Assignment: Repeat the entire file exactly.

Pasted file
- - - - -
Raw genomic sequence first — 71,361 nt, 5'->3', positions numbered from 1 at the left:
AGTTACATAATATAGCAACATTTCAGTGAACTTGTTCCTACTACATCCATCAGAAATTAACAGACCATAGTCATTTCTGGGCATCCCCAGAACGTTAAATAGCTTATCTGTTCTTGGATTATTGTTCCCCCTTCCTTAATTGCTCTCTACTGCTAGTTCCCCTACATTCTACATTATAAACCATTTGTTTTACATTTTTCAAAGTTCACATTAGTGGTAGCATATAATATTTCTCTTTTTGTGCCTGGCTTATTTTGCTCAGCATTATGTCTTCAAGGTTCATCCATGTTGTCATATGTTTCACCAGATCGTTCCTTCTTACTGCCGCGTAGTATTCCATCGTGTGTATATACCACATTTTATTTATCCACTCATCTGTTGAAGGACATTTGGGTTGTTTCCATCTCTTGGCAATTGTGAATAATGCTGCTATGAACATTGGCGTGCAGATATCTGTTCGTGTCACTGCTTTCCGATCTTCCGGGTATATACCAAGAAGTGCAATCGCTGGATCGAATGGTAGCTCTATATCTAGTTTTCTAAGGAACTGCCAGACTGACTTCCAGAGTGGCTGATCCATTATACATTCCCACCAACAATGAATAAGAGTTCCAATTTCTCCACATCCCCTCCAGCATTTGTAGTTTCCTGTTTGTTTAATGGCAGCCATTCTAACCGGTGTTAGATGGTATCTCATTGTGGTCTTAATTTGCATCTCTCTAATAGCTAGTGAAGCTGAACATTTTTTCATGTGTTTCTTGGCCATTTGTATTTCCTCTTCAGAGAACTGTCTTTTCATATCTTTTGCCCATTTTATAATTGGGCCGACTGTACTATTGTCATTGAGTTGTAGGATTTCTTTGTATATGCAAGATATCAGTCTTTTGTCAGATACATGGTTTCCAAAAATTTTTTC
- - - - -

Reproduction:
Raw genomic sequence first — 71,361 nt, 5'->3', positions numbered from 1 at the left:
AGTTACATAATATAGCAACATTTCAGTGAACTTGTTCCTACTACATCCATCAGAAATTAACAGACCATAGTCATTTCTGGGCATCCCCAGAACGTTAAATAGCTTATCTGTTCTTGGATTATTGTTCCCCCTTCCTTAATTGCTCTCTACTGCTAGTTCCCCTACATTCTACATTATAAACCATTTGTTTTACATTTTTCAAAGTTCACATTAGTGGTAGCATATAATATTTCTCTTTTTGTGCCTGGCTTATTTTGCTCAGCATTATGTCTTCAAGGTTCATCCATGTTGTCATATGTTTCACCAGATCGTTCCTTCTTACTGCCGCGTAGTATTCCATCGTGTGTATATACCACATTTTATTTATCCACTCATCTGTTGAAGGACATTTGGGTTGTTTCCATCTCTTGGCAATTGTGAATAATGCTGCTATGAACATTGGCGTGCAGATATCTGTTCGTGTCACTGCTTTCCGATCTTCCGGGTATATACCAAGAAGTGCAATCGCTGGATCGAATGGTAGCTCTATATCTAGTTTTCTAAGGAACTGCCAGACTGACTTCCAGAGTGGCTGATCCATTATACATTCCCACCAACAATGAATAAGAGTTCCAATTTCTCCACATCCCCTCCAGCATTTGTAGTTTCCTGTTTGTTTAATGGCAGCCATTCTAACCGGTGTTAGATGGTATCTCATTGTGGTCTTAATTTGCATCTCTCTAATAGCTAGTGAAGCTGAACATTTTTTCATGTGTTTCTTGGCCATTTGTATTTCCTCTTCAGAGAACTGTCTTTTCATATCTTTTGCCCATTTTATAATTGGGCCGACTGTACTATTGTCATTGAGTTGTAGGATTTCTTTGTATATGCAAGATATCAGTCTTTTGTCAGATACATGGTTTCCAAAAATTTTTTC